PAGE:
[App-3-25] The progress of these terrors are plainly shown us in our Lord's agony in the garden, when the reality of this eternal death so broke in upon him, so awakened and stirred itself in him, as to force great drops of blood to sweat from his body. This was that bitter cup which made him withdraw himself, prostrate himself, and thrice repeat an earnest prayer, that if it were possible, it might pass from him, but at the same time heartily prayed to drink it according to the divine will.

[App-3-26] This was that cup he was drinking from the sixth to the ninth hour on the cross, nailed to the terrors of a twofold death, when he cried out, "My God, my God, why hast thou forsaken me?"

[App-3-27] We are not to suppose that our Lord's agony was the terrors of a person that was going to be murdered, or the fears of that death which men could inflict upon him; for he had told his disciples, not to fear them that could only kill the body, and therefore we may be sure he had no such fears himself. No, his agony was his entrance into the last, eternal terrors of the lost soul, into the real horrors of that dreadful, eternal death, which man unredeemed must have died into when he left this world. We are therefore not to consider our Lord's death upon the cross, as only the death of that mortal body which was nailed to it, but we are to look upon him with wounded hearts, as fixed and fastened in the state of that twofold death, which was due to the fallen nature, out of which he could not come till he could say, "It is finished; Father, into thy hands I commend my spirit."

[App-3-28] In that instant he gave up the ghost of this earthly life; and as a proof of his having overcome all the bars and chains of death and hell, he rent the rocks, opened the graves, and brought the dead to life, and triumphantly entered into that long shut up paradise, out of which Adam died, and in which he promised the thief, he should that day be with him.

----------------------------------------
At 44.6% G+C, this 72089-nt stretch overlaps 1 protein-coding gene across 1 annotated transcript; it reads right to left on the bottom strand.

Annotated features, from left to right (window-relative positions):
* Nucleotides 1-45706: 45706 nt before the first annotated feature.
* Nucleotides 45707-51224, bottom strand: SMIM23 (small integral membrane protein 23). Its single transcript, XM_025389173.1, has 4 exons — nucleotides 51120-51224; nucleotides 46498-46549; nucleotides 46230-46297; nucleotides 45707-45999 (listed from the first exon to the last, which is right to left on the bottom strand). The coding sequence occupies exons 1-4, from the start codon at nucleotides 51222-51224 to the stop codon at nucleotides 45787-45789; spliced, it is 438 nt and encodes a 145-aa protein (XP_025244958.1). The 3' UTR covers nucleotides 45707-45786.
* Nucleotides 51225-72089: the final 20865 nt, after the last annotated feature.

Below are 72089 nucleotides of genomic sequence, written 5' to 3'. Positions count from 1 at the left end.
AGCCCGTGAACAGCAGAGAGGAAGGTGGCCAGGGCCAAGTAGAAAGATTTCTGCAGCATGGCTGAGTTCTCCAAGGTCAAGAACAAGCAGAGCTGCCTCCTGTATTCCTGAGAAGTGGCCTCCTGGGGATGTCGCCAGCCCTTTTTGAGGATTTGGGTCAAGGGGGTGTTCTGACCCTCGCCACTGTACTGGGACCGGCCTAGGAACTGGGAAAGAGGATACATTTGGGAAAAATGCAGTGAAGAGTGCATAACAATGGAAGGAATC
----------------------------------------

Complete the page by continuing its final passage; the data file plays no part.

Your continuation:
[App-3-29] When therefore thou beholdest the crucifix, which finely represents to thy senses the savior of the world hanging on the cross, let not thy thoughts stay on any sufferings, or death, that the malice of men can cause; for he hung there in greater distress than any human power can inflict, forsaken of God, feeling, bearing, and overcoming the pains and darkness of that eternal death which the fallen soul of Adam had brought into it. For as Adam by his fall, or death in paradise, had nothing left in his soul, but the nature, properties and life of hell, all which must have awakened in him in their full strength, as soon as he had lost the flesh, and blood, and light of this world, as this eternal death was a state that belonged to man by the fall, so there was an absolute necessity that the savior of man should enter into all these awakened realities of the last eternal death, and come victoriously out of them, or man had never been redeemed from them. For the fallen nature could no way possibly be saved, but by its own coming victoriously out of every part of its fallen state; and therefore all this was to be done by that son of man, from whom we had a power of deriving into us his victorious nature.

[App-3-30] Lastly, if our blessed Lord was not ascended into heaven, and set on the right hand of God, he could not deliver us from our sins; and therefore the scripture ascribes to him, as ascended, a perpetual priesthood in heaven: "If any man sin," saith St. John, "we have an advocate with the Father, Jesus Christ the righteous, and he is the propitiation for our sins."

[App-3-31] All these things therefore are so many equally essential parts of our savior's character, and he is the one atonement, the full satisfaction for sin, the savior and deliverer from the bondage, power, and effects of sin. And to ascribe our deliverance from sin, or the remission of our sins more to the life and actions, than to the death of Christ, or to his death more than to his resurrection and ascension, is directly contrary to the plain letter and tenor of the scripture, which speaks of all these things as jointly qualifying our Lord to be the all- sufficient redeemer of mankind; and when speaking separately of any of them, ascribes the same power, efficacy, and redeeming virtue to one as to the other.

[App-3-32] And all this is very plain from the nature of the thing; for since all these things are necessary parts or stages of our return to God, every one of them must have the same necessary share in delivering us from our sinful state; and therefore what our savior did, as living, dying, rising from the dead, and ascending into heaven, are things that he did as equally necessary, and equally efficacious to our full deliverance from all the power, effects, and consequences of our sins.